The Denpa Men is extensive- there's no denying that. BUT, it also implements a grinding system that does not favor the player- specifically, the weaknesses that certain Denpa Men possess make them extremely viable in certain situations, and absolutely terrible in others. But The Denpa Men requires the player to catch Denpa Men at their latest level, not when they are in their early stages- because a Denpa Man caught at a player's current level is the same level as the player, making the grind much less tedious... BUT a Denpa Man caught at a lower level that is perfect for a certain situation is still only the level it was caught at, and needs grinding to become the perfect soldier for a specific dungeon. Thus, the Denpa Men conundrum occurs. Do I grind my normal character to make them viable in the current dungeon, or do I grind my specific Denpa Men so they can tacle the current dungeon? The answer doesn't matter- you will have to grind, and it will be a tedious grind. No matter how much Denpa Men tries to streamline the experience, it's still going to be a hell of a grind. And that is great for a full-priced game, but it shuts down an easily-accessible game like a brick wall.
Glory of Generals-
Pros: Lots of content, fairly complex and satisfying strategic gameplay
Cons: Confusing and disappointing localization
WHOA GLORY OF GENERALS! You promised to be a Strategy-RPG with tons of content! That's a hefty statement, even on the eShop! Why don't you promise "a SRPG with tons of content if you don't understand our localization!"? How does that sound?
Yes, like Demon King Box, Circle Entertainment promises extensive content for the eShop if you're a Japanese speaking person. Don't get me wrong, Glory of Generals does a fairly good job of explaining how its mechanics work in the tutorial, but when they're put into effect (and include mission objectives, a nebulous goal that doesn't help the player in any way during the first playthrough) they fail miserably. If a player is a good strategist, they should be able to win on the first set of battles- they shouldn't have to see what they misinterpreted in order to actually win the battle during the second try. A strategist would be surrounded by those who can interpret to him properly, which is precisely why Glory of Generals fails as a strategy game.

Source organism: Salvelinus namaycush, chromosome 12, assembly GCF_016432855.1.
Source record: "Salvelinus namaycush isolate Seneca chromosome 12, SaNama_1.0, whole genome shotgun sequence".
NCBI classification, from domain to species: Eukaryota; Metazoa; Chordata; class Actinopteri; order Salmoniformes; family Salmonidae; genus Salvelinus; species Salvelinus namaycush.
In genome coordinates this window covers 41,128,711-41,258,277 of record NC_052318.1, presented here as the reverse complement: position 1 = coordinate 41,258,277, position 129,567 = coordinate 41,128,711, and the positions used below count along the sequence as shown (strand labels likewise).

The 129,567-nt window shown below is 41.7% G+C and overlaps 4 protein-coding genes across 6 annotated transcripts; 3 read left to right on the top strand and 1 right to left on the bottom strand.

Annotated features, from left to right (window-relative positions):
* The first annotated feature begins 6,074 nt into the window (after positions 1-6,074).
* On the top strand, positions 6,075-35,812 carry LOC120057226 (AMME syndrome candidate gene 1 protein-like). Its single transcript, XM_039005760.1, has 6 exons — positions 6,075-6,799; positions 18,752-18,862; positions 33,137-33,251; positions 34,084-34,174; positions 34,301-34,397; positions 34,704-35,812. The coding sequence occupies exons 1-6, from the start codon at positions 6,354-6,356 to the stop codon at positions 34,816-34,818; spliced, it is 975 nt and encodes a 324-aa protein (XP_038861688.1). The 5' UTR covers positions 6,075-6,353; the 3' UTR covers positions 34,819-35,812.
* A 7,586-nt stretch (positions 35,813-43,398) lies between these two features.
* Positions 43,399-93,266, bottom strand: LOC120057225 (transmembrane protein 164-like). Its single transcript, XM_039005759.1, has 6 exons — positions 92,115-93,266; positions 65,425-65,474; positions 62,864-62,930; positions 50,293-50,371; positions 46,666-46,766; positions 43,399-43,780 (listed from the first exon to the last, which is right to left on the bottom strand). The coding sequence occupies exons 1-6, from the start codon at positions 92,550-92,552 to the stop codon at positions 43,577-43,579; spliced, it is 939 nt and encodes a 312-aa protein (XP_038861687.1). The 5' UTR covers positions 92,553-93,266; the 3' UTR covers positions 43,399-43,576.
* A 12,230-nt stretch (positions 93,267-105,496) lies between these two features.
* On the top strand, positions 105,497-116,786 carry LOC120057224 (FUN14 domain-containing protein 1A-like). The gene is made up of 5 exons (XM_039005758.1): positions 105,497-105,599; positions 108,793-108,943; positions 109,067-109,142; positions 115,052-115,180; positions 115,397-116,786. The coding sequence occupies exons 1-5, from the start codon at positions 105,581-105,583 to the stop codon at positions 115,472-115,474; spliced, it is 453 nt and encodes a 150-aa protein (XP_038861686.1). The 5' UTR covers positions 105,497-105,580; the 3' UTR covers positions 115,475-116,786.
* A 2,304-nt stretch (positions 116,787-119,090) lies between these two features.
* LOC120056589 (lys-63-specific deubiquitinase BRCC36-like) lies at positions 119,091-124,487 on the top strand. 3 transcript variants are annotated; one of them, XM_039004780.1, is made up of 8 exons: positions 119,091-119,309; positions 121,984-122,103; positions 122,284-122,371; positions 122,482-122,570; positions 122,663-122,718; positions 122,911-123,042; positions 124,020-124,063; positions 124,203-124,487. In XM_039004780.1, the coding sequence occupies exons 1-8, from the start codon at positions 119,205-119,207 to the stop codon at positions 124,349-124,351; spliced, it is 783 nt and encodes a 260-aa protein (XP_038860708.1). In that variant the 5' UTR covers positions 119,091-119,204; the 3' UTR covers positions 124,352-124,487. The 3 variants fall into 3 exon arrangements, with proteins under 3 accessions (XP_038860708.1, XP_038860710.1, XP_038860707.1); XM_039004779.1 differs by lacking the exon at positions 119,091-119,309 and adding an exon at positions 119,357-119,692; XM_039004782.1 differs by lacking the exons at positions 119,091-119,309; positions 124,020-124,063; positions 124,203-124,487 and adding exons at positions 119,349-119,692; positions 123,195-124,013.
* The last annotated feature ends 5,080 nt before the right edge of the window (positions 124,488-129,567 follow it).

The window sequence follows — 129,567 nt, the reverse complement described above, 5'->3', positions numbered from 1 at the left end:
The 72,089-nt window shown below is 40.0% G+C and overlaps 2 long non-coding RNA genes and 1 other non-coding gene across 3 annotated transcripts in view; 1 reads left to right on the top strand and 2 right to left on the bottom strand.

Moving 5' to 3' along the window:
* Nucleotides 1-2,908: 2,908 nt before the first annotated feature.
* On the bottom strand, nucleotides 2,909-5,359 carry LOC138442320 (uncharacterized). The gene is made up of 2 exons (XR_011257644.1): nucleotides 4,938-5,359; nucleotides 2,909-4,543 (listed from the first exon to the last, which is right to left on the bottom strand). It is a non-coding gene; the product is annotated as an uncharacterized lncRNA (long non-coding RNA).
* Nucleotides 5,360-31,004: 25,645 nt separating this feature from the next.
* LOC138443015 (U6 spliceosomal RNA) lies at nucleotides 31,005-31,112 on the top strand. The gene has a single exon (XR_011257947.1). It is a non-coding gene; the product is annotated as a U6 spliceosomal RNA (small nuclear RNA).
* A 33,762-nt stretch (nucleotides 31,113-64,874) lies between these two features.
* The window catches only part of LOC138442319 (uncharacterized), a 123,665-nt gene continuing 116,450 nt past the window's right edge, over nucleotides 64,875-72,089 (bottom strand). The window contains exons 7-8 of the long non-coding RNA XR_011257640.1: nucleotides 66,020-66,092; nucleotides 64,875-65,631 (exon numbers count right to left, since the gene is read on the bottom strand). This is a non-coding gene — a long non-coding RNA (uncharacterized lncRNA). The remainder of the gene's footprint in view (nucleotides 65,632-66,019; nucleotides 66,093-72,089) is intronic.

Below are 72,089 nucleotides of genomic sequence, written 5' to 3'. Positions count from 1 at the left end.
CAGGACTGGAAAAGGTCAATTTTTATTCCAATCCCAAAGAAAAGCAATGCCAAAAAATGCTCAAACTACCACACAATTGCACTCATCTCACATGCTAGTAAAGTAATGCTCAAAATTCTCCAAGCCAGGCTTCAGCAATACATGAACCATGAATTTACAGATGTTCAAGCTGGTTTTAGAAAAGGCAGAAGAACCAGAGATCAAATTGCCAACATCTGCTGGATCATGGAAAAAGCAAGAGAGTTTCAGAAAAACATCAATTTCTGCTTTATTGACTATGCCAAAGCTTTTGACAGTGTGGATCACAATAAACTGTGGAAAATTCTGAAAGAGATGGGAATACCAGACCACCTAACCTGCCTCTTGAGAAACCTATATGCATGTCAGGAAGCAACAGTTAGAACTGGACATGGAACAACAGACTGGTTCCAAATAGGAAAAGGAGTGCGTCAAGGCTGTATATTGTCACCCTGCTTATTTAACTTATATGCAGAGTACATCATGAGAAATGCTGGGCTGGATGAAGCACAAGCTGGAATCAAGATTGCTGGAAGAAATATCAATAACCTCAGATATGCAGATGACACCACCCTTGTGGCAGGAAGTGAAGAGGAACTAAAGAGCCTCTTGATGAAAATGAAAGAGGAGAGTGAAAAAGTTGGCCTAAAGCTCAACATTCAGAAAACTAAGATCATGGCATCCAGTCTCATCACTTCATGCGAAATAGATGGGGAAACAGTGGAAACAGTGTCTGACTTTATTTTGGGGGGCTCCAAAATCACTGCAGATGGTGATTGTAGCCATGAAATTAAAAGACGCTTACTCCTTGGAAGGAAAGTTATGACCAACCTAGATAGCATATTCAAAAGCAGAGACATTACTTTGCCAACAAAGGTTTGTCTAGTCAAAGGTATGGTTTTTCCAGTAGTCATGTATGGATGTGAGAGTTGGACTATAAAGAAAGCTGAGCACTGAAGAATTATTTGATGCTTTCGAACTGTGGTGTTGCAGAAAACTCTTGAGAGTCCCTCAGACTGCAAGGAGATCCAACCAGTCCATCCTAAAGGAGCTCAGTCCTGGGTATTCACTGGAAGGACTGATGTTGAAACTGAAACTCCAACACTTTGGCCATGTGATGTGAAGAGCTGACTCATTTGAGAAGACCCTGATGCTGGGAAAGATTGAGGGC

It's a shame too, because the strategic mechanics of Glory of Generals are very sound. Flanking, using proper units, and the Generals themselves are extremely satisfying to use, but if they can't be commanded properly, the feeling of "extensive hours of content" becomes "how many times to I have repeat this mission until I understand the objective?" And trust me, that's not fun.
Pros: Great value, mesmerizing gameplay
Cons: Awkward control aspects
Ah, EDGE. You are a perfect indie platformer. Score-chasing, specific mechanics, a hauntingly familiar bit track... you have it all... don't you? Plenty of levels, plenty of strange gimmicks... but you're missing a very key element. Controls!
Edge is presented at an isometric angle, but the player can only use the direction inputs to move the player avatar. Even with the circle pad, you can only use up, down, left, and right. Navigating a isometric-moving avatar with those directions is... well, it's stupid. It WOULDN'T be stupid if the controls were mapped to reflect the view of the camera, but they aren't. "Up" is left in the game world. It's awkward to acclimate to these controls every time I play the game and that's pretty much it.
I'm not going to say that EDGE is a bad game- it has tons of levels, a great scoring system, and an awesome soundtrack. But it is not a game I will continue to return to because I don't like getting prepared to play it. Controls should be intuitive.
And that's THAT.